Shareholders Agreement



An essential part of founding a company is the Shareholders Agreement, irrespective of who the shareholders may be. The purpose of a Shareholders Agreement is to protect the company along with the shareholders in the event of any disputes. This will often result in costly litigation processes.

To avoid this, our Shareholder Agreement aims to regulate the professional interaction and relationship between the company and its shareholders, and the shareholders with each other. This is achieved by providing for the common elements together with room for customisation to suite your unique company needs.

Shareholder agreements, if properly drafted, form the cornerstone of a business relationship. The golden rule in such agreements is to remain objective when concluding a shareholders agreement. It is important that this agreement is reduced to writing to avoid any unnecessary disputes in the future.

Shareholder agreements essentially protect each shareholders interest and the entirety of the business. This agreement will formalise the relationship between shareholders and govern the duties, responsibilities, decision making and possible disputes of and between the shareholders.

Why you should have a written shareholders agreement:

  1. From the onset, the rights and responsibilities of each shareholder will be set out in a clear and concise manner, thus limiting disputes in this regard.

  2. Clear guidelines will exist for the sale of shares.

  3. Disputes in general will be limited as the agreement may be referenced in the event of lack of clarity.

  4. The agreement will stipulate how directors will be nominated and/or removed.

Shareholders v Directors:

A shareholder must be differentiated from a director as these terms are often confused though they are two vastly different terms – the shareholders of a company, own the company, while the directors of the company – as the name suggests – direct the company by managing and running the day-to-day operations of the company.

A shareholder can be a director; however, a shareholder may also be a shareholder without being a director. The revers of this is also correct – a director may be a shareholder, or a director may hold no shares in the company.

Shareholders earn dividends, which is a share in the profit of the company, while directors are employees of the company and earn a salary.

The dividend structure is usually one of the items included in the shareholders agreement.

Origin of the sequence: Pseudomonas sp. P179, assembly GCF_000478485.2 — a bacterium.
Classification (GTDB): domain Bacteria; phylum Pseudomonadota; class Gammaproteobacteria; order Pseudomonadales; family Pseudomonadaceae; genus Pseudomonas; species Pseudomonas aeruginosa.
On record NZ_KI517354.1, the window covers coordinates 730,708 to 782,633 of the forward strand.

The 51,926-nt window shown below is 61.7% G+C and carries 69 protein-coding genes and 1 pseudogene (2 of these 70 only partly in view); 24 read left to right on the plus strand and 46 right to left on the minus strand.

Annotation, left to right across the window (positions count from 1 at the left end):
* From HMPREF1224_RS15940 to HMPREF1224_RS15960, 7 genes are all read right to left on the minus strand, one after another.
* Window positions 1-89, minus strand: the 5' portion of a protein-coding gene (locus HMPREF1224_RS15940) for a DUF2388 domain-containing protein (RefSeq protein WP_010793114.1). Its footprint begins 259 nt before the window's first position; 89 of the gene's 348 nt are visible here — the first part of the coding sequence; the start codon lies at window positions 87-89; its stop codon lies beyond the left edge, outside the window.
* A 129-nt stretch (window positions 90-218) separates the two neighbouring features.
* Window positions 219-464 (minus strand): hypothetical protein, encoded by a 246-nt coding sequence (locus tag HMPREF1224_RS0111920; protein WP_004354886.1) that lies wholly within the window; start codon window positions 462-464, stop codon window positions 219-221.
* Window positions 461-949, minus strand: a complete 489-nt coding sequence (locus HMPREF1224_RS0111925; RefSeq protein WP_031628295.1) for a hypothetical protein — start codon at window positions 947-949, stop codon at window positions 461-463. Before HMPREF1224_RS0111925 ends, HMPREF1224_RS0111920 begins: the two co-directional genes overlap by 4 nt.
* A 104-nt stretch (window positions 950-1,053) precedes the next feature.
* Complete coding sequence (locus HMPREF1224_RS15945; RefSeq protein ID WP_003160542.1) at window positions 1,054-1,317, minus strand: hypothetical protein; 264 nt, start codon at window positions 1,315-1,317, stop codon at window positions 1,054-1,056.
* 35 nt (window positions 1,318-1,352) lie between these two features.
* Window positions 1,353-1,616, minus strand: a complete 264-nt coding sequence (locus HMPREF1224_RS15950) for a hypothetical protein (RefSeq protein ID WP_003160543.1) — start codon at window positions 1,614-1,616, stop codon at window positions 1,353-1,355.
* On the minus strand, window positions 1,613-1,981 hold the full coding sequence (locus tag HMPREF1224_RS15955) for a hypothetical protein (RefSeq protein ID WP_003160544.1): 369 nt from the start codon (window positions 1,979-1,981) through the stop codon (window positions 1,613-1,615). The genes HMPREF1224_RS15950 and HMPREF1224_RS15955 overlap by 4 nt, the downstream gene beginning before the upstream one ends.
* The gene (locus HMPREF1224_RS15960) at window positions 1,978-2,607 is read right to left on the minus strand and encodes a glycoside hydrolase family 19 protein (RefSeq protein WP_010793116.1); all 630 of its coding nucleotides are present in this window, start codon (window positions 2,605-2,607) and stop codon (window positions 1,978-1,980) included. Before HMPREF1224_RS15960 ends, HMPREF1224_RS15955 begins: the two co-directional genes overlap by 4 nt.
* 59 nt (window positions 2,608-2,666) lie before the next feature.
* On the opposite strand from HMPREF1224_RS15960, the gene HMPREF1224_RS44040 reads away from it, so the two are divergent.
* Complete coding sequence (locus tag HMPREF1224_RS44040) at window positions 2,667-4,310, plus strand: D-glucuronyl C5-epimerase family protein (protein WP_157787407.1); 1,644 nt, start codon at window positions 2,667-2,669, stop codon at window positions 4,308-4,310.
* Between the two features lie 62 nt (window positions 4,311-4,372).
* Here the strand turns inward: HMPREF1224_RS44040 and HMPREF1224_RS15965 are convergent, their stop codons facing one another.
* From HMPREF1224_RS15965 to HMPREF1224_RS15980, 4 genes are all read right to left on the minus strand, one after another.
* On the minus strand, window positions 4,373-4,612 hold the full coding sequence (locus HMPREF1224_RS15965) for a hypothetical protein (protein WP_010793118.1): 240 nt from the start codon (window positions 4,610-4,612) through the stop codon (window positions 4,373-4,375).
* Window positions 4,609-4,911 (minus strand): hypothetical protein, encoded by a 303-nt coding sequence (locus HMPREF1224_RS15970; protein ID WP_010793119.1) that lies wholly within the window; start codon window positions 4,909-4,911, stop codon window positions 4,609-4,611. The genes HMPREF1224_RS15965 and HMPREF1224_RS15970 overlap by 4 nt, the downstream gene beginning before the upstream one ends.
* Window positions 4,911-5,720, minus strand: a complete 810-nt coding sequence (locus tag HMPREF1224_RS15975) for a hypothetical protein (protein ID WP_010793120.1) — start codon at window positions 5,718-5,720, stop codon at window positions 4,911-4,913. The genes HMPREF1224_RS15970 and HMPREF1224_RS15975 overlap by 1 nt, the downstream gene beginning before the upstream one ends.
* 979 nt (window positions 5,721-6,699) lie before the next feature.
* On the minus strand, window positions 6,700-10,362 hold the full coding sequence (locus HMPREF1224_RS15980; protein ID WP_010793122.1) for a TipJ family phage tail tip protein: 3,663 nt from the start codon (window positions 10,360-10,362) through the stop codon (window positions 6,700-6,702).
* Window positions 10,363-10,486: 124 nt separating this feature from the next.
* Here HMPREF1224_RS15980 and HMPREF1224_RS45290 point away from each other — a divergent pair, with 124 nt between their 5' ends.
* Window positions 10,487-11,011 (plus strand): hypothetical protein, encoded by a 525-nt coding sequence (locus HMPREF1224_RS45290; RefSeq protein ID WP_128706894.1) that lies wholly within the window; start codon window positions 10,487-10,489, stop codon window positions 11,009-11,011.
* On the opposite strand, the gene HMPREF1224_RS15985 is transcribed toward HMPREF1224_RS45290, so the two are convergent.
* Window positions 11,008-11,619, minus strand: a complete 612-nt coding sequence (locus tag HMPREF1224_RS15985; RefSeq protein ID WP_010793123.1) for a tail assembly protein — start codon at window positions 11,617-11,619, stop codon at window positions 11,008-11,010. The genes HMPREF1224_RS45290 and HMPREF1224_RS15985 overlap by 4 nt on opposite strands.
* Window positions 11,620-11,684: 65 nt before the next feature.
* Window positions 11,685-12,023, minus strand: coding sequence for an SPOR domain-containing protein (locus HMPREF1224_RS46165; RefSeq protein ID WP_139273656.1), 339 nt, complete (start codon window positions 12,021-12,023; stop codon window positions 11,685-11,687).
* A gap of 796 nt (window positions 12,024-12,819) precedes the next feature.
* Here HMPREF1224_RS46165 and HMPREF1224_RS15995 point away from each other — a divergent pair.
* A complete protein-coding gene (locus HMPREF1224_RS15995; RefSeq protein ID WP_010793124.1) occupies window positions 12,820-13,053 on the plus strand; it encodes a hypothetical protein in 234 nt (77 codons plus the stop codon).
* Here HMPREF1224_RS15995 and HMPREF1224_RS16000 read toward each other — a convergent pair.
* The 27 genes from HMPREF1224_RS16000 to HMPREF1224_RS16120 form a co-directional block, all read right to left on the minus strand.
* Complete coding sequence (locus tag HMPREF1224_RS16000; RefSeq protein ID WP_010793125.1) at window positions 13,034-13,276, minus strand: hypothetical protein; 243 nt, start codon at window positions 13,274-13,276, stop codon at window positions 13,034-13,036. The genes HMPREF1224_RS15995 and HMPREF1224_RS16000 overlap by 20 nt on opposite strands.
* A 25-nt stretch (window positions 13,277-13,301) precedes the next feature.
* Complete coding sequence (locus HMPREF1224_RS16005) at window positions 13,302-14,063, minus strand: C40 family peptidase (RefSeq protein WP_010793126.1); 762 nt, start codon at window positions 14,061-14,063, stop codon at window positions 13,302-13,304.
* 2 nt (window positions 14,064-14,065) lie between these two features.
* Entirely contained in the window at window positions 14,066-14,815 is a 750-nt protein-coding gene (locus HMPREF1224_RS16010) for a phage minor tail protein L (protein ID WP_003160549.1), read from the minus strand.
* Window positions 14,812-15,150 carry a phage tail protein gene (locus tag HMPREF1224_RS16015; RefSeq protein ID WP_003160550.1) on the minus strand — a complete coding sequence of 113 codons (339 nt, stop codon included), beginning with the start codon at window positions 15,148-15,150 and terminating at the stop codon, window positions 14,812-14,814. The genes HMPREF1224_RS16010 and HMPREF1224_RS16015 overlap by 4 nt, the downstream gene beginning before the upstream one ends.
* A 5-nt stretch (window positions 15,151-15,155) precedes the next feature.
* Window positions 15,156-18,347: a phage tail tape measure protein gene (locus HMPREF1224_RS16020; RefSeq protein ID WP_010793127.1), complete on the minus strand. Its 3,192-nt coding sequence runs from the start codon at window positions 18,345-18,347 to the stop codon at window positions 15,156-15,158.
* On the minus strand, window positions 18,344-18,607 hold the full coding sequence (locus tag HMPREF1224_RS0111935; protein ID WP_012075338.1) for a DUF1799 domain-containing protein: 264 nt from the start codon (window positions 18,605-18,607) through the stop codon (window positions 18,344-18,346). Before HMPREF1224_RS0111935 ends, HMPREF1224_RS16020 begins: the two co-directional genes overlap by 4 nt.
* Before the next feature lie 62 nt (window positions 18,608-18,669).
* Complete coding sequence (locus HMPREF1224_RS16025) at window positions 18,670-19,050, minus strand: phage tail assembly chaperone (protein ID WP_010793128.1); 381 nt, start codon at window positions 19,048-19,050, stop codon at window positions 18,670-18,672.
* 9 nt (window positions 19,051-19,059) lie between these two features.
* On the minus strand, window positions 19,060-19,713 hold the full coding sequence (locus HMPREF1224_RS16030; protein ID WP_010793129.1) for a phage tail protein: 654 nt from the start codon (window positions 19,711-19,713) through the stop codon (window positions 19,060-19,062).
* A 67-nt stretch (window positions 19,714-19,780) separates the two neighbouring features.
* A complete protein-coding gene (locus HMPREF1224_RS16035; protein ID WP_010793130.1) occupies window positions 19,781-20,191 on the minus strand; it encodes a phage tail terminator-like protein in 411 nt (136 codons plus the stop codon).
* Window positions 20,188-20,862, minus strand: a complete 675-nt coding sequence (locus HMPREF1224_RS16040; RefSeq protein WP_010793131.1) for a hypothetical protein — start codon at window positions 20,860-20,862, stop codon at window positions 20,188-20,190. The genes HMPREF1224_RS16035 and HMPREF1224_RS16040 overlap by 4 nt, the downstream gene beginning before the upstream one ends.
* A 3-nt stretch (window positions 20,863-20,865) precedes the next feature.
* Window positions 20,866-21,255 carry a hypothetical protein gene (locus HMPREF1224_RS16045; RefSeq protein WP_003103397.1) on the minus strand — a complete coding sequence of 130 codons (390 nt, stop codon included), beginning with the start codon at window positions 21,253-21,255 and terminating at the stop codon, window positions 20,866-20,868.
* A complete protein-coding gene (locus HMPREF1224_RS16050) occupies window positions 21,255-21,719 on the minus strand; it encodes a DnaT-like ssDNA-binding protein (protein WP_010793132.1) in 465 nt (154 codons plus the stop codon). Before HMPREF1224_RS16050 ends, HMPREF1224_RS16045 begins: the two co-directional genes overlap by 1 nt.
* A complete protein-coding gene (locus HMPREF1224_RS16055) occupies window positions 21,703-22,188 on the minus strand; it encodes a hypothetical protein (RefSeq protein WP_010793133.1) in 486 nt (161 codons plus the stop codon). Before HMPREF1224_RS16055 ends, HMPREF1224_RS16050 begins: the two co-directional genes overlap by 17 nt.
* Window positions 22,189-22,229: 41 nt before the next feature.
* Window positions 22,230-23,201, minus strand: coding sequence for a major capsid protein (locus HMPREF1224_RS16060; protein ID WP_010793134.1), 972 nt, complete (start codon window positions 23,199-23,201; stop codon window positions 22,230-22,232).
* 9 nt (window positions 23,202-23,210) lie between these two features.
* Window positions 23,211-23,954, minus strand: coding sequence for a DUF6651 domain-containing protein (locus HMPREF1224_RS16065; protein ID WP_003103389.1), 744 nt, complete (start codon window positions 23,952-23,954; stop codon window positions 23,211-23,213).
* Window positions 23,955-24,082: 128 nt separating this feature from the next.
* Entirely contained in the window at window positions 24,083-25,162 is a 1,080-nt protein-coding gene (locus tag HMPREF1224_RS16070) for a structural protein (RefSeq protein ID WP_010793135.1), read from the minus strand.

General items in the Shareholders Agreement:

The Shareholders:

The Shareholders Agreement will often begin with the names and identity numbers of the shareholders, each of whom will initial every page of the agreement before signing in full on the last page.


The meetings by shareholders will be separate to those held by directors, though the directors may be included in these. The agreement will stipulate how often and where the meetings will take place. The agreement will further stipulate whether meetings can or should be held under urgent circumstances and possibly what an urgent circumstance will mean.

Dividends and types of shares:

The shareholders agreement will set out how profit will be shared and when these profits will be paid out to the shareholders. The agreement will further stipulate, what each of the shareholders are required to contribute to the company. This is possibly the most important part of the shareholders agreement as these issues often become disputes if not properly set out and understood.

In addition to dealing with dividends, the agreement will set out the type of shares which are held by the shareholders, how many shares each shareholder holds and what procedure must be followed should a shareholder decide to sell his/her shares.

Dispute Resolution:

One of the most important clauses to be included in the Shareholders agreement is a Dispute Resolution Mechanism. This mechanism will guide the shareholders when disputes arise. Legal avenues are generally used as a last resort, avenues such as mediation and arbitration are encouraged.


A shareholders agreement, in writing, sets out and simplifies the terms of the agreement. This agreement ensures that each party enters into the agreement with the requisite knowledge of the terms thereof, allowing each shareholder to make an informed decision and protecting each shareholders “piece” while simultaneously protecting the company as a “whole”.